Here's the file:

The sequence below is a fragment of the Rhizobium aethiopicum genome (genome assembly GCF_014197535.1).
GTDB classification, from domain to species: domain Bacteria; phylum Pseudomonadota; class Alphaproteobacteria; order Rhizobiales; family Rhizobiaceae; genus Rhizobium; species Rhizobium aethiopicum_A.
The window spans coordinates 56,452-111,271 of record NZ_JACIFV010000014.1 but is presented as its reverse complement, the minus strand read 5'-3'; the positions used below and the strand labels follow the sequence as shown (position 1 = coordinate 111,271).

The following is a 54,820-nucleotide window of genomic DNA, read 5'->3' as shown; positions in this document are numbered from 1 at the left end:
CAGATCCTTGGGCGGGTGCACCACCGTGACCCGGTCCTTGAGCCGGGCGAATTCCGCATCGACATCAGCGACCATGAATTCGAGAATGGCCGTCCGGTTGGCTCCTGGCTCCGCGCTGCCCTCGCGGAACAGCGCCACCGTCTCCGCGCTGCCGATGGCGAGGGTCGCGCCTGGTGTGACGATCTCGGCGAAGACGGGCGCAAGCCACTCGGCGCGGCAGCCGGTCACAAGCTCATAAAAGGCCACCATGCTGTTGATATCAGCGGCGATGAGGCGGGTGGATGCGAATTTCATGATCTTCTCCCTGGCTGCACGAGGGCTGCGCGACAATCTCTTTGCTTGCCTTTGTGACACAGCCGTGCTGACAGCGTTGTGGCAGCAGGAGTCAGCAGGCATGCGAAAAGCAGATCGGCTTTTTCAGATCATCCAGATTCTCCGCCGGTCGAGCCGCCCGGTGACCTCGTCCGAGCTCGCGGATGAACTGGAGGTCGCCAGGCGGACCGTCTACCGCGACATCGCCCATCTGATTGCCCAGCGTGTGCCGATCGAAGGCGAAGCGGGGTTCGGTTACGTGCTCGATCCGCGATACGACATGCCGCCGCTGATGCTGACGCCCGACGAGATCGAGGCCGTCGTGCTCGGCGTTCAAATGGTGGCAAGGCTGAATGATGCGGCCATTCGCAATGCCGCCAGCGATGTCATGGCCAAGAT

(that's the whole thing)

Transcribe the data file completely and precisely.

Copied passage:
The sequence below is a fragment of the Rhizobium aethiopicum genome (genome assembly GCF_014197535.1).
GTDB classification, from domain to species: domain Bacteria; phylum Pseudomonadota; class Alphaproteobacteria; order Rhizobiales; family Rhizobiaceae; genus Rhizobium; species Rhizobium aethiopicum_A.
The window spans coordinates 56,452-111,271 of record NZ_JACIFV010000014.1 but is presented as its reverse complement, the minus strand read 5'-3'; the positions used below and the strand labels follow the sequence as shown (position 1 = coordinate 111,271).

The following is a 54,820-nucleotide window of genomic DNA, read 5'->3' as shown; positions in this document are numbered from 1 at the left end:
CAGATCCTTGGGCGGGTGCACCACCGTGACCCGGTCCTTGAGCCGGGCGAATTCCGCATCGACATCAGCGACCATGAATTCGAGAATGGCCGTCCGGTTGGCTCCTGGCTCCGCGCTGCCCTCGCGGAACAGCGCCACCGTCTCCGCGCTGCCGATGGCGAGGGTCGCGCCTGGTGTGACGATCTCGGCGAAGACGGGCGCAAGCCACTCGGCGCGGCAGCCGGTCACAAGCTCATAAAAGGCCACCATGCTGTTGATATCAGCGGCGATGAGGCGGGTGGATGCGAATTTCATGATCTTCTCCCTGGCTGCACGAGGGCTGCGCGACAATCTCTTTGCTTGCCTTTGTGACACAGCCGTGCTGACAGCGTTGTGGCAGCAGGAGTCAGCAGGCATGCGAAAAGCAGATCGGCTTTTTCAGATCATCCAGATTCTCCGCCGGTCGAGCCGCCCGGTGACCTCGTCCGAGCTCGCGGATGAACTGGAGGTCGCCAGGCGGACCGTCTACCGCGACATCGCCCATCTGATTGCCCAGCGTGTGCCGATCGAAGGCGAAGCGGGGTTCGGTTACGTGCTCGATCCGCGATACGACATGCCGCCGCTGATGCTGACGCCCGACGAGATCGAGGCCGTCGTGCTCGGCGTTCAAATGGTGGCAAGGCTGAATGATGCGGCCATTCGCAATGCCGCCAGCGATGTCATGGCCAAGAT